Shell and Alfen have launched a pilot to trial an on-site battery-powered system to support electric vehicle (EV) charging at Shell’s Zaltbommel forecourt in the Netherlands.
Shell said the battery-powered system offers an alternative solution to costly and time-consuming public grid upgrades by storing electricity in an on-site battery. This increased supply of energy helps power ultra-fast chargers, allowing drivers to simultaneously use the site’s two 175kW charge points.
Connected to a Virtual Power Plant (VPP), the system provides additional benefits as it can use the spare capacity of the battery to sell electricity back to the grid at peak demand moments. This generates revenue for the site – and helps provide stability to the electricity grid.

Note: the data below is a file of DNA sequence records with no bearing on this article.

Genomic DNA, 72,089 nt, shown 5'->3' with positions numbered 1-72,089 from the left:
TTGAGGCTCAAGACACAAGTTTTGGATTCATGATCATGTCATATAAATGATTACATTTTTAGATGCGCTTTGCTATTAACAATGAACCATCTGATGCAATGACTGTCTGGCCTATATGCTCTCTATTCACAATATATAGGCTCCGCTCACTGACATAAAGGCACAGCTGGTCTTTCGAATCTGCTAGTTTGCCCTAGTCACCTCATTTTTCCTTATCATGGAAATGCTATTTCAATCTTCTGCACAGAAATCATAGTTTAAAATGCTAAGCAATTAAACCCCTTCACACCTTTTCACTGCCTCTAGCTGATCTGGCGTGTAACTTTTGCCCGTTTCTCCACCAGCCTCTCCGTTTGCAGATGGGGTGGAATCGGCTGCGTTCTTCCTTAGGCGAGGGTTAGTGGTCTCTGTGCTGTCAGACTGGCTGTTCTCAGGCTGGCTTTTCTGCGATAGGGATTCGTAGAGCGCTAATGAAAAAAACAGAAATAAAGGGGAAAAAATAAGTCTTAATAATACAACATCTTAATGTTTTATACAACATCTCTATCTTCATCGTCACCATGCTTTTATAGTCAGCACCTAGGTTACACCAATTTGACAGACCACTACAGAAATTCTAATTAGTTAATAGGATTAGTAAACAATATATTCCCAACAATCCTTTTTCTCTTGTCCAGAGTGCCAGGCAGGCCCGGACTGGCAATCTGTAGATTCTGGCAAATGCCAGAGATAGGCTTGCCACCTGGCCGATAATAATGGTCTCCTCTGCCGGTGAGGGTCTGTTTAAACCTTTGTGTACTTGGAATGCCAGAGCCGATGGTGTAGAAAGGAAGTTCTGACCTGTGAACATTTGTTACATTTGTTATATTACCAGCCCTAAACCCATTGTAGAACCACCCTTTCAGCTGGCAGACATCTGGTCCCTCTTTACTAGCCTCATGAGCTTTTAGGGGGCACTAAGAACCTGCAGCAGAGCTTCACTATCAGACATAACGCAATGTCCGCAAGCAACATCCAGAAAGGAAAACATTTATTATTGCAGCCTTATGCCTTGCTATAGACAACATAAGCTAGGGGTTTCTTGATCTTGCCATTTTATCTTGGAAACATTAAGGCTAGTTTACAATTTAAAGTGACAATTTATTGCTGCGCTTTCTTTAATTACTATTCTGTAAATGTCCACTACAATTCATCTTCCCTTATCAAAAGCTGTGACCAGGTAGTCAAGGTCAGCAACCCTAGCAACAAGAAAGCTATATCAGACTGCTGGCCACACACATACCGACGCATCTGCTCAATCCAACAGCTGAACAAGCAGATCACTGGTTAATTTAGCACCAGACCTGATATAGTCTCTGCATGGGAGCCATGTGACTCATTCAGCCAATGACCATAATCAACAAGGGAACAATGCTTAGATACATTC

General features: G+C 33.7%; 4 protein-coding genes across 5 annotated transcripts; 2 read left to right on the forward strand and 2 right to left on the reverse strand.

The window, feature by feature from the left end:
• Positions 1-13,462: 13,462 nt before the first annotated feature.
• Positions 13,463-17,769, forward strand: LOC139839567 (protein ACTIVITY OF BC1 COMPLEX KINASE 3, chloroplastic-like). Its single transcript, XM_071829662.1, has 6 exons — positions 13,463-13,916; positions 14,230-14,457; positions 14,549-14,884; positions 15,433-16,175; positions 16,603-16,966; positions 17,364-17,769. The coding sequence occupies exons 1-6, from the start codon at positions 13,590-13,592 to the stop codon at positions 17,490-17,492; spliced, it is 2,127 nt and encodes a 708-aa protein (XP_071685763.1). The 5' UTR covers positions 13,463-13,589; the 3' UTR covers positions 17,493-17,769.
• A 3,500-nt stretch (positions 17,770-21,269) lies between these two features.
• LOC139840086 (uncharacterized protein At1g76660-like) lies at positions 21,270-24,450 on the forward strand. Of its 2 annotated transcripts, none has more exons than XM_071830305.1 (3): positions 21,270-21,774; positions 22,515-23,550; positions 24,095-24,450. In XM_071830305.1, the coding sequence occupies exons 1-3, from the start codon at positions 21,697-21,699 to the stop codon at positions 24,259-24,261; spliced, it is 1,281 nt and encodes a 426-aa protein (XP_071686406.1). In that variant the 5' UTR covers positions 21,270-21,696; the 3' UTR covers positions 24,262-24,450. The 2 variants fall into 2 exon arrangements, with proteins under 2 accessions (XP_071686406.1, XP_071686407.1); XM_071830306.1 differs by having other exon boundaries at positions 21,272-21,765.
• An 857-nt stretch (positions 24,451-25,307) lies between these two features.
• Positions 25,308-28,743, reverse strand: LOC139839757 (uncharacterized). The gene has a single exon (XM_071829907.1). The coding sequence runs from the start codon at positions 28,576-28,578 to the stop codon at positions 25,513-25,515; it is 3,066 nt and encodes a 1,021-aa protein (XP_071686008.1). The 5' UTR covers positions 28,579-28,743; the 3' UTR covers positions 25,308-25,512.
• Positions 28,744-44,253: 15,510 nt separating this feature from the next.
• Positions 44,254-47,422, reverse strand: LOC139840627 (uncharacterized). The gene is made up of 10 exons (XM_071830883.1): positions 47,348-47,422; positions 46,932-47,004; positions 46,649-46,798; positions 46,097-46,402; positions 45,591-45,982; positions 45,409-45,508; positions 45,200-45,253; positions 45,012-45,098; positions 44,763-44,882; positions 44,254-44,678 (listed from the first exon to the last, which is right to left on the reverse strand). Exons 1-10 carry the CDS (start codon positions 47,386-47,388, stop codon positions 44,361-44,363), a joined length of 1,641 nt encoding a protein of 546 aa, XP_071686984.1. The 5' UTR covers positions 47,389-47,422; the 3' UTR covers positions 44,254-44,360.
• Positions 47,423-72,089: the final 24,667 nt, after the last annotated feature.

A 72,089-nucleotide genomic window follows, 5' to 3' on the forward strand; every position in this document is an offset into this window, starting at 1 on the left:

The pilot combines Alfen’s battery with Shell’s EV charging expertise, including software management from Shell-owned NewMotion and Greenlots, to enable fast charging at grid-constrained locations where it would otherwise be impossible. It is also a sustainable solution – using stored energy helps maximise the use of renewable electricity.
Shell said it aims to grow its global EV network to around 500,000 charge points by 2025 as part its strategy to accelerate its transformation into a provider of net-zero emissions energy products and services, powered by growth in its customer-facing businesses.
“By supporting the introduction of additional ultra-fast charging points this solution can help meet customers’ charging needs at grid constrained locations, both at Shell owned retail stations and also at our customers’ premises,” said Roger Hunter, vice president Electric Mobility at Shell.
“As a supplier of transformer substations and smart grid connection services for the Shell Recharge ultra-fast charging locations throughout the Netherlands, we are expanding that work with energy storage,” Andreas Plenk, business unit director Energy Storage Solutions at Alfen said.